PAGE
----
I asked the Lord what He wanted me to blog about this week, and I felt led to talk about loving and honoring older folk, our elders.
Leviticus 19:32 says, Thou shalt rise up before the hoary head, and honour the face of the old man, and fear thy God: I am the LORD.”
The hoary head is a grey-haired person (oh dear, that would include me!) Seriously, though, this teaches us to show honor to older people, as a way of showing that we recognize that God is the Lord and we fear Him.
Showing love and honor to older folk is also a great way to teach children kindness and giving, and practice these character qualities as a family. God is so good, though, because when you practice kindness and giving, you are the one most blessed, always.
Here are 10 Tips, or ideas of things which you and your children can do together for an older person to make them feel included, loved, honored, and cared for :
- Bring homemade food, or order in, and share a meal with them
- Bring a small child or children to visit them (children make older people smile! but be careful not to tire them out)
- Shovel, rake, mow–if they still live in their own home and have to do these things–and take them grocery shopping
- Run errands: for instance, you could pick up their prescriptions for them
- Play table games together, such as Scrabble, Dominos, or Phase 10
- Put a jigsaw puzzle together with them
- Play instruments or sing for them (ask them what are their favorite “oldies but goodies”)
- Read Scripture to them and/or sing hymns with them: find out their favorites (they almost certainly know these by heart, so they can sing along)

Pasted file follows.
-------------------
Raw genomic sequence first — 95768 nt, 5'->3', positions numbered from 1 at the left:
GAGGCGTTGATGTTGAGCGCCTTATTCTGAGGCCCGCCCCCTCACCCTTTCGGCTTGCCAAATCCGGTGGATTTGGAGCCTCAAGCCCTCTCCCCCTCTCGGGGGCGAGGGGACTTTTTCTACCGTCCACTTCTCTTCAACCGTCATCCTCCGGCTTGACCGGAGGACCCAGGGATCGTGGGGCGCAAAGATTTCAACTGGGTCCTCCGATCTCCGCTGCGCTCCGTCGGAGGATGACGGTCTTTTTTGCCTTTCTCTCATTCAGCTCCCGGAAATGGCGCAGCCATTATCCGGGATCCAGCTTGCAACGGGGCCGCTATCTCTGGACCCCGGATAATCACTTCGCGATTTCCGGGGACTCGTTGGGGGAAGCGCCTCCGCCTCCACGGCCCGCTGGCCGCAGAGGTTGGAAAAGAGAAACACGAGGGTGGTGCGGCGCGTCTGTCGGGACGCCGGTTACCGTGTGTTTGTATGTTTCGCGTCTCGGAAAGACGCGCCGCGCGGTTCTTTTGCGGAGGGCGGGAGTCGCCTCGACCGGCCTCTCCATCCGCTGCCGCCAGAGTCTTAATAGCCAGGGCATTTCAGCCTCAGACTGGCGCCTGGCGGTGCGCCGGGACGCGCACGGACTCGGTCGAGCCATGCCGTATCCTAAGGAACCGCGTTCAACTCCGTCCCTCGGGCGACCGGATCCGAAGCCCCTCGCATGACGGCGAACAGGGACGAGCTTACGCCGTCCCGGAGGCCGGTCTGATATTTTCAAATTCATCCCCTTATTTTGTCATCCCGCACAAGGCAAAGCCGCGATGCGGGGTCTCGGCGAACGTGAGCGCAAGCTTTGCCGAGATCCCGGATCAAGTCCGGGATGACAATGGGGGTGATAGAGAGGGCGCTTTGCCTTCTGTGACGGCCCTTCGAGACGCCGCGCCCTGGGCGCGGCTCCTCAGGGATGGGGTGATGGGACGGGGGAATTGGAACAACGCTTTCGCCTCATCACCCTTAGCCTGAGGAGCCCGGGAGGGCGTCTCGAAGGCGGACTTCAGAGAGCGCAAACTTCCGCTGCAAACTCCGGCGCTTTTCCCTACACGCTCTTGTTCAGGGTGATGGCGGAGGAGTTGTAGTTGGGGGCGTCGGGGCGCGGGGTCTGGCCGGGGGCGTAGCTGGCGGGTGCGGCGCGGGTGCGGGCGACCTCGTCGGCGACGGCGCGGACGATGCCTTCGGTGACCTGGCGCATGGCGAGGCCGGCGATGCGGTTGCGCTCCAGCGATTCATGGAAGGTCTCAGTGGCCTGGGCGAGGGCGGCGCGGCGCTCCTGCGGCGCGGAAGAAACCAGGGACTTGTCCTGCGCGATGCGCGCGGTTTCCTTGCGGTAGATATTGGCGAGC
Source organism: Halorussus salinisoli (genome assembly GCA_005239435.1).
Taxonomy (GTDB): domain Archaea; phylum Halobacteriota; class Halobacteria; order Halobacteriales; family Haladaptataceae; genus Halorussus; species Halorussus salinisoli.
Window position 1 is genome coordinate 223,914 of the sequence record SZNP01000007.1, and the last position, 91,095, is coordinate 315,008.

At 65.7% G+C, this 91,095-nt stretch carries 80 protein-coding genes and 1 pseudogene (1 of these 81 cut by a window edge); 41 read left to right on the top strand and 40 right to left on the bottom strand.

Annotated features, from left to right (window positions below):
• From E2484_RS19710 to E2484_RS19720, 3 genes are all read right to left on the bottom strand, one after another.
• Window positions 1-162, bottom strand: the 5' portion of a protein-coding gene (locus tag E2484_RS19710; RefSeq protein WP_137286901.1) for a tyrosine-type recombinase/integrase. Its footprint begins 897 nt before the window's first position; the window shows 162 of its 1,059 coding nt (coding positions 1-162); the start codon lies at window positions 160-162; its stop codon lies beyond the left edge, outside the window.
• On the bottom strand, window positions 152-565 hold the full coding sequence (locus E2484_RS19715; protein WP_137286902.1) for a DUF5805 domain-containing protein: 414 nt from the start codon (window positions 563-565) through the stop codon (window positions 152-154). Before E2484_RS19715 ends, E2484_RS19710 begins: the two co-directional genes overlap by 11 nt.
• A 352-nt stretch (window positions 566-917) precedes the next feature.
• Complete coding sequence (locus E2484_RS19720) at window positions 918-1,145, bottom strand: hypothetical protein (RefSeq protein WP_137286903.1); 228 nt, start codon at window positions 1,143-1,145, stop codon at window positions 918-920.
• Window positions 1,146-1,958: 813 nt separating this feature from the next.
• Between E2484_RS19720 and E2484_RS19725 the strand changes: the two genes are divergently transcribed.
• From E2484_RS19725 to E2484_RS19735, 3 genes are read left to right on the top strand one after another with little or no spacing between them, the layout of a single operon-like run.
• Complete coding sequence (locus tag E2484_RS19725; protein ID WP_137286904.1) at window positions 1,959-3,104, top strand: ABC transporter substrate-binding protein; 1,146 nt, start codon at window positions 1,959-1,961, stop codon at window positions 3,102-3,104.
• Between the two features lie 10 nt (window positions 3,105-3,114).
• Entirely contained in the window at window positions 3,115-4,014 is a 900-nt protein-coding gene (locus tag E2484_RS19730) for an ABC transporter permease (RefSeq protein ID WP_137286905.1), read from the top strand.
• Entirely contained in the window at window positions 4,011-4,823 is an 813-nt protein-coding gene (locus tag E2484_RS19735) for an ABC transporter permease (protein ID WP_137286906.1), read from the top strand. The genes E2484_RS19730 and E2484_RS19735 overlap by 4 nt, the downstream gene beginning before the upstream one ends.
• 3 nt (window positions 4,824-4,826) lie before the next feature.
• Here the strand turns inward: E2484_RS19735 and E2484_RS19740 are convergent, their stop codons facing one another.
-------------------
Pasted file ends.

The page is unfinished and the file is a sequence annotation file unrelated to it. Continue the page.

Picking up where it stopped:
- Invite them to stay at your home for a night or two and/or enlist their help with a project or work at your home: for instance, they can peel potatoes or husk corn on the cob for a meal, or peel and cut up apples for pies, if they are able.
- Ask them to tell (or write) a story about their life in the past. Examples: how they celebrated Christmas or Thanksgiving when they were young; their school days; what it was like if they were a school teacher in a one-room schoolhouse; what it was like before telephones, electricity and plumbing; or if they are not related to you, their grandchildren!
- Ask/interview them about their growing up, courtship, first job, first apartment or house, or just about “the old days.”
(Ok, I gave you one extra for good measure:) You will want to be ready with a camcorder on the last two ideas, but what a treasure you will have. Asking about their life and really listening is another way to say, “You are important to me.” Showing love as a family in these ways teaches a child to have a giving heart, to think about someone other than himself, and to obey God’s command to “rise up before the hoary head, and honour the face of the old man.”